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  • Vision Differences Between Eyes Prevalent in Older Adults, Can Increase Falls Risk

    Older adults are at significant risk of developing vision differences between their eyes that, if undetected, could increase the likelihood of falls.

    A new longitudinal study (abstract) in Optometry and Vision Science found that nearly 1 in 3 adults develop significant vision differences in each eye (called anisometropia) by their late 70s, an incidence rate that "needs to be clearly emphasized to clinicians" to ensure appropriate correction, according to the study's authors. If left uncorrected, the condition can interfere with depth perception and other visual skills necessary to prevent falls.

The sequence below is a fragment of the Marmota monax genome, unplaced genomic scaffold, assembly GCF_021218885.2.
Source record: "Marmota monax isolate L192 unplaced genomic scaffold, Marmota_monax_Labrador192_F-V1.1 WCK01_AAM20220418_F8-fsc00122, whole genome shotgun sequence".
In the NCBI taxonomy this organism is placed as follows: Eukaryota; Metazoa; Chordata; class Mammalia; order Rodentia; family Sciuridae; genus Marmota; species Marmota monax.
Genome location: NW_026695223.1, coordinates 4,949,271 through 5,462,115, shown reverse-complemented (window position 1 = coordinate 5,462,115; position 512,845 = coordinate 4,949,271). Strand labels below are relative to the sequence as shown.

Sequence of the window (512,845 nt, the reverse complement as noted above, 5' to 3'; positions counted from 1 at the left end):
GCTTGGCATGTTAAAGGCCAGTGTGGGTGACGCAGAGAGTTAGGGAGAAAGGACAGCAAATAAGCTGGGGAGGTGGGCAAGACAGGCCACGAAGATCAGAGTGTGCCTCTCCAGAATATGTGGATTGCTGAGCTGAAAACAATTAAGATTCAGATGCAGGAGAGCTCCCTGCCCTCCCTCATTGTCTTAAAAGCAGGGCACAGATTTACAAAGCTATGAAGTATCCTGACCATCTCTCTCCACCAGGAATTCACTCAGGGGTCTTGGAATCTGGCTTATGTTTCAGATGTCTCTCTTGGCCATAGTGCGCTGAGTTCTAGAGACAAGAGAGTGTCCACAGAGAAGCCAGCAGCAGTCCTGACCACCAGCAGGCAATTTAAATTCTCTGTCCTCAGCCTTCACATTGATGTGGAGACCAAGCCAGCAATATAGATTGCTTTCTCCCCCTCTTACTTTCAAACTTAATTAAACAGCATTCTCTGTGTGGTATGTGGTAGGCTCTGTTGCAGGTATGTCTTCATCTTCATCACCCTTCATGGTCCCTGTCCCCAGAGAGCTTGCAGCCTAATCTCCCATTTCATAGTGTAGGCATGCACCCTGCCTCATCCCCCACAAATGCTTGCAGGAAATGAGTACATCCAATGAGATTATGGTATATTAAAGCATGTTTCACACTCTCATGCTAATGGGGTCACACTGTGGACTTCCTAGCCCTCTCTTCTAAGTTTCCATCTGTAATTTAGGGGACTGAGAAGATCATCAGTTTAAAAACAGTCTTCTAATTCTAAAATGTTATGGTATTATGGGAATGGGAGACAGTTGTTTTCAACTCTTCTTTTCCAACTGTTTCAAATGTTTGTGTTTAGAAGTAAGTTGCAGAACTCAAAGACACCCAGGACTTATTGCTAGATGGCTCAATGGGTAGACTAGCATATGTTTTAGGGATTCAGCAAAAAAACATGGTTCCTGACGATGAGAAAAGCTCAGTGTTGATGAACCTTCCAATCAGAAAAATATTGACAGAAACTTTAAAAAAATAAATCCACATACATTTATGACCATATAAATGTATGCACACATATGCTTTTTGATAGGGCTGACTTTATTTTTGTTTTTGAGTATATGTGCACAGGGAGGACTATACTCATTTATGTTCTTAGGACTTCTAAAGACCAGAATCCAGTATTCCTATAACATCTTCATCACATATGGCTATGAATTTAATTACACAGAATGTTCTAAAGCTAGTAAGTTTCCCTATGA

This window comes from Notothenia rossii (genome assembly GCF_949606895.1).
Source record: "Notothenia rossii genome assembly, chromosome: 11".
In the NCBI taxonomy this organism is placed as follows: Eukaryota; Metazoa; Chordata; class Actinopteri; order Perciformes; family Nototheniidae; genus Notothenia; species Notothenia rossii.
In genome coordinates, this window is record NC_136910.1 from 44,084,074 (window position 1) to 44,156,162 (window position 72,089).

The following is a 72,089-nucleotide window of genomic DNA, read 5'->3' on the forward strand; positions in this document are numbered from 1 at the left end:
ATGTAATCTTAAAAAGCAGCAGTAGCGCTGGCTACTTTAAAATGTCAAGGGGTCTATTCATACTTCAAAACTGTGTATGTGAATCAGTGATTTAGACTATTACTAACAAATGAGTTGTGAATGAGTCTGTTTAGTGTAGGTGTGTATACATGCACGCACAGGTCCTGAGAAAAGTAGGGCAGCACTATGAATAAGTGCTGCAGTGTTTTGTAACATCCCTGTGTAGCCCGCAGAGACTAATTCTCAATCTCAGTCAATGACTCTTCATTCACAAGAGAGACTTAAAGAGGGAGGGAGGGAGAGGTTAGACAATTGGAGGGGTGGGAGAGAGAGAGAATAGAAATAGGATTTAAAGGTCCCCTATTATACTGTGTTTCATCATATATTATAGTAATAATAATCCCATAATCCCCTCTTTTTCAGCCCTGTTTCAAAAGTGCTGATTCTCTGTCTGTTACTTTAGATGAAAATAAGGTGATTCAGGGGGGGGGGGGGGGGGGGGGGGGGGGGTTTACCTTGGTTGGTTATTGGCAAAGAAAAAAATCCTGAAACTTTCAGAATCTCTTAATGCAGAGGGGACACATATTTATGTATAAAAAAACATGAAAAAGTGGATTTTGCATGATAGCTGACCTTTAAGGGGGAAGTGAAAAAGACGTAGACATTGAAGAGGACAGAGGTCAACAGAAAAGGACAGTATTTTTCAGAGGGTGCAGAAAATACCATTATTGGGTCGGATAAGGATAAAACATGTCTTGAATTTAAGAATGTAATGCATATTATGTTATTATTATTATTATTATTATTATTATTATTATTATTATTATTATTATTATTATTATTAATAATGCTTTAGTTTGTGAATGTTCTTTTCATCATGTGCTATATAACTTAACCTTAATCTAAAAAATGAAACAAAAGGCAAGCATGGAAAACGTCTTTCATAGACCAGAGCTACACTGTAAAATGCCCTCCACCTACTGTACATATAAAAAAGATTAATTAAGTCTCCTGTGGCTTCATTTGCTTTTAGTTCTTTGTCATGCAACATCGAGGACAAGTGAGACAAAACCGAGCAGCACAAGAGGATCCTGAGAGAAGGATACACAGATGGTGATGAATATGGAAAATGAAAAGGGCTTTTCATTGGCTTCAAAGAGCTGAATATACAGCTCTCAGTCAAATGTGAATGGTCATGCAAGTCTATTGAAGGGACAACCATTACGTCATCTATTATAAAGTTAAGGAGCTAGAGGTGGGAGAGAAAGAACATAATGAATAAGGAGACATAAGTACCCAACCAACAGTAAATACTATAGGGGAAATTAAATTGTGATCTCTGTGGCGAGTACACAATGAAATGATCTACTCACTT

APTA identifies visual impairments as a significant contributor to falls and recommends interventions that address multiple risk factors.

    Need more information on falls prevention? Get evidence-based practice information through PTNow and Open Door, and download APTA's education on exercise prescriptions for balance and falls prevention and pocket guide on falls risk reduction (.pdf). Share falls prevention information and experiences with APTA's online community dedicated to the issue.


    • Indeed. All mentioned are beneficial to older adults. Here is a quick tip: calcium-rich vegetables such as broccoli, soybeans, collards and turnip greens, tofu and almonds are good for our elders.

      Posted by caregiver on 12/11/2013 3:49 AM

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